Most flat roofing problems can be solved proactively – just make sure you use a professional and experienced roofer to install your roof, use the most suitable materials for your building, and ensure regular inspection and maintenance are undertaken to prevent any small issues from becoming much bigger problems.

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water-damageFlat roofing problem #1: Ponding water

Compared to pitched roofs, flat roofs do not drain very well, and as such they commonly develop ponding water – defined as water that stands in a puddle on a roof for 48 hours or more. The issue only develops if the water remains there for a period of time because it can begin to create stress on the membrane and begin wearing it down.

Furthermore, the ponding water can result in leaking due to the stress on the membrane becoming too great, and allowing moisture into the roof structure.

The solution to ponding water

The best way to combat ponding water is to be proactive and keep the roof well maintained. It’s important to ensure your gutters and drains are maintained, and any blockages are cleared as quickly as possible to prevent ponding water. Additionally, ensuring the person installing your roof is experienced and professional can help to remove any potential for ponding water.

Placing patches over a small ponding area can be a simple and quick fix to prevent further build-up of water. Dry the water out using rags or towels and leave it to dry. Cut a 12-inch circle of rolled asphalt, spread roofing cement to the bottom of the patch, and place it onto the ponding area. Then cut more circles out, each time increasing the circle size by four inches until you have 10 circles. Each time place the patch on top of the previous one, using roofing cement. When complete, apply a thick rubber or elastomeric coating to seal, and once dry test it by adding water on top of it.

If there are numerous pools of water, or it is a large area of pooling, it may be the case that the whole roof membrane needs to be replaced.

Flat roofing problem #2: Blistering

Blistering occurs on your flat roof when small pockets of air or moisture get trapped beneath the membrane or in between layers of membrane. This worsens when the sun warms the roof up, which causes the pockets of air or moisture to expand, stretching the membrane.

The solution to blistering

Generally, as long as they stay intact you don’t need to worry too much about the blistering. Keep a close eye on them, and if they pop you can then replace or repair them. To repair blisters, cut away the blistered material up to the point that it is attached tightly to the roof still. Then reapply the new membrane material, extending it at least six inches over the edge of the blister to prevent leakage.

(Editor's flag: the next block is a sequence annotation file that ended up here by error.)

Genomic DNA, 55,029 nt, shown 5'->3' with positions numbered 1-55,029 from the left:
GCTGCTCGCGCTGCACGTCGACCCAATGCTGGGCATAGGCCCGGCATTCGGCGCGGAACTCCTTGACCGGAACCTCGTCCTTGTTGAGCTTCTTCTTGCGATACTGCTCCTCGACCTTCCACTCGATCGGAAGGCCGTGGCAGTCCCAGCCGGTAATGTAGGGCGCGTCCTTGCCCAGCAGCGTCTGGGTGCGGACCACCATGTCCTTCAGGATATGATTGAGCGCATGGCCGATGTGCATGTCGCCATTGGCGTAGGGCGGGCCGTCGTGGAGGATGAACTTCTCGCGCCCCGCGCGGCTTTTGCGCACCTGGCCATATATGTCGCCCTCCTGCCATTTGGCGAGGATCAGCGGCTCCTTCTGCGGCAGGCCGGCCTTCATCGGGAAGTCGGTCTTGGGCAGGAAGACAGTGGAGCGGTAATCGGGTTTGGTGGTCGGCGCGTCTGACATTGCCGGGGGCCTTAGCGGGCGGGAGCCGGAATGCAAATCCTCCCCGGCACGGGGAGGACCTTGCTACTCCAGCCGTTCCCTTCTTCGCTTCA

It’s important to keep your roof well maintained and cleaned regularly – any build-up of moss or algae can contribute to trapped moisture or water that may cause blistering.

cracked-roofFlat roofing problem #3: Alligatoring

Alligatoring is the term used to describe the cracking of a coating or surfacing bitumen on a flat roof, which causes a pattern similar to the hide of an alligator.  This can be caused due to water, debris or long term exposure to the sun.

The cracking will eventually split and develop further if left unrepaired, meaning that water can get into the roofing and cause leaking, moisture and more damage.

The solution to alligatoring

To fix alligatoring, one solution is to apply a new coating to the roof. First, clean the roof thoroughly, removing all dust, dirt and anything else that is loose. Then apply a primer, and once the primer has dried apply the coating.

Flat roofing problem #4: Buckle in membrane

Houses shift slightly and settle over time, and this means that so does the roofing membrane, which is between the house and the roof. In most cases, the membrane is a single sheet, which means that the movement may cause it to buckle. Unfortunately, there isn’t a really easy fix to this, and you’ll need to get a professional out to look at it and find a solution.

Flat roofing problem #5: Thermal movement

Temperature changes can cause the roofing material to expand and contract, which is relatively normal. However, you must keep an eye on your roof for evidence of this, as continual expansion and contraction can weaken the roof and potentially cause leaks. This thermal movement can also occur on the flashing, resulting in it pulling away from the edges of your roof over time – this leaves room for leakage and moisture entry into your roof.

The solution to thermal movement

Ensure you use good quality flashing and roofing materials, and that they are installed properly, with regular maintenance. If you notice some flashing pulling away from the edges of the roof or house, it’s best to replace the flashing.

Flat roofing products including EPDM, liquid rubber membranes and fibreglass roofing products are all available here. Contact our experts on 01752 692 760 for more information and advice on tackling these flat roofing issues.

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